As all eyes focus on the Glencore Xstrata deal announced on Tuesday, what does their biggest customer think about it?
China, a voracious consumer of commodities from iron ore to copper, is already Glencore’s biggest client and a major customer of Xstrata. If the merger goes through, the combined company would be the world’s fourth-largest miner by market value and the leading producer of zinc, lead and ferrochrome, according to FT estimates – and China would likely still be the combined company’s biggest market .
As traders and executives in China ponder what the merger of Glencore and Xstrata will mean for them, reactions have been across the board.
Some traders worry that the greater pricing power of the new combined company will negatively impact customers downstream. One staffer at Minmetals, China’s largest metals trader, expressed those concerns in a conversation with the 21st Century Business Herald, a Chinese paper:
A manager with Minmetals said that if the merger succeeds it will have a profound influence on the Chinese market and will even change the rules of the game because Glencore will be able to “develop its selling power in commodities.”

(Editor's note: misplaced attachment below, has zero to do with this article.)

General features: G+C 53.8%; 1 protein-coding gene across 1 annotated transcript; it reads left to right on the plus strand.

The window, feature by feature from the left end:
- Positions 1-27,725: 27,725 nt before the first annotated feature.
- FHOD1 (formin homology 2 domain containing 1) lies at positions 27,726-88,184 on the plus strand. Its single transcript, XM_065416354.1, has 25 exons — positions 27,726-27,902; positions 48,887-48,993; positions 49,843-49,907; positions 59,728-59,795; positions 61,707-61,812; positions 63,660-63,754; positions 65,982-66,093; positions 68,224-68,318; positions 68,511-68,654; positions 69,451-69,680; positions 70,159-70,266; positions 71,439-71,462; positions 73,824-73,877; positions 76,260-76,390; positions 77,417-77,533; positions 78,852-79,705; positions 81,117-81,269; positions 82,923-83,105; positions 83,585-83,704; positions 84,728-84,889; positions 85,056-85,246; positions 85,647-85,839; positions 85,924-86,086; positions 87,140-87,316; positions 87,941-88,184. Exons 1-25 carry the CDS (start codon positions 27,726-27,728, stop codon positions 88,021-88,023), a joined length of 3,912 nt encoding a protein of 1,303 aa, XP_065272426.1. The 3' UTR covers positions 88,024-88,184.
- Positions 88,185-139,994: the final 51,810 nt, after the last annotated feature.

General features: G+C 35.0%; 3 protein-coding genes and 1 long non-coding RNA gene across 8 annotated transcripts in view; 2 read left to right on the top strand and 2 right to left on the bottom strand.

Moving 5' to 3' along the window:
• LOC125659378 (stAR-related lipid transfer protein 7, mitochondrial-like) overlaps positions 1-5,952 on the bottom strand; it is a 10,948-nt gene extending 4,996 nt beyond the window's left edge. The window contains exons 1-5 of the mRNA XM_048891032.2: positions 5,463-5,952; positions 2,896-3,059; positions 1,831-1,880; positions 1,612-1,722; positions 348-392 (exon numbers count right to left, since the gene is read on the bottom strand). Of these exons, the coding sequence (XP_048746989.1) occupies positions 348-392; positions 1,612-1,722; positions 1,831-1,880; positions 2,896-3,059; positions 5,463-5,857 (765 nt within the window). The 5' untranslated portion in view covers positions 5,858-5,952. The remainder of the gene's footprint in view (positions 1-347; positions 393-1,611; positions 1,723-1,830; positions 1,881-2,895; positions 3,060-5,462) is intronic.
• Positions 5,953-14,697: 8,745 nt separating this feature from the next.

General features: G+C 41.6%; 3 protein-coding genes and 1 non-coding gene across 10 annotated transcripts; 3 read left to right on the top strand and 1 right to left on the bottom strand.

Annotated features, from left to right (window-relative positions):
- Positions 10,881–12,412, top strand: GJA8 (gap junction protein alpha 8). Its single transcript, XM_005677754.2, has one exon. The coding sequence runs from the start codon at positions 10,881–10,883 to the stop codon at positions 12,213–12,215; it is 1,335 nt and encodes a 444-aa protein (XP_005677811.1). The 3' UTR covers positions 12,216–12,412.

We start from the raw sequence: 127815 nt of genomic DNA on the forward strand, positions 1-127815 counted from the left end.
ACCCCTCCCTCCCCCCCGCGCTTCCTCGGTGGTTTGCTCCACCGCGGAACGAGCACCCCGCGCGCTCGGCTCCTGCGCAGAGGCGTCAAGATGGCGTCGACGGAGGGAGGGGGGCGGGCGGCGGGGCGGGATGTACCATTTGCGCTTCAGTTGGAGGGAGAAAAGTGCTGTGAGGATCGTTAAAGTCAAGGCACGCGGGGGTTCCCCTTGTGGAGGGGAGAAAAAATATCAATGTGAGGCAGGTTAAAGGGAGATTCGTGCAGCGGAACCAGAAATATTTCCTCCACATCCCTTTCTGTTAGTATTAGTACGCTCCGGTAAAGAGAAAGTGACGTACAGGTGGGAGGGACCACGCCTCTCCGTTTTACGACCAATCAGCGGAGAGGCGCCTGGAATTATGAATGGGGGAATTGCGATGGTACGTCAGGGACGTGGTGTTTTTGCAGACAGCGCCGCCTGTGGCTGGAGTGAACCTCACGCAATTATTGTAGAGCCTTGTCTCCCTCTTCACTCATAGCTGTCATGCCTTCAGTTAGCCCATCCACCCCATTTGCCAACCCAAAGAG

The person said that in the secretive world of commodity markets, Glencore has the ultimate say over nickel, aluminum and other metals. Meanwhile Xstrata will be able to use Glencore to obtain more raw materials for trade. Downstream smelting firms in copper, aluminum, steel and coal will see their market influence greatly weakened.
These concerns echo China’s vociferous complaints about the world’s “big three” iron ore miners – BHP Billiton, Rio Tinto and Vale of Brazil – who are routinely accused of monopolistic behaviour by Chinese industry bodies.
However, others seem quite pleased with the marriage of Glencore and Xstrata. Jia Mingxing, vice president of the China Nonferrous Metals Industry Association, a government-linked industry group, said on Tuesday he welcomed the tie-up.
“Mergers between overseas firms are quite normal, and domestic firms are also going through consolidation. An alliance between two strong companies is a good thing, and we are happy about that,” Jia said.
But a key question is whether China’s antitrust regulators will feel similarly. Although China’s ministry of commerce has never yet rejected a merger in the mining or resources sector, it has issued conditions for such deals before and its approach to mega commodities deals is relatively untested because China’s antimonopoly law is only four years old.
Additional reporting by Gwen Chen in Beijing.
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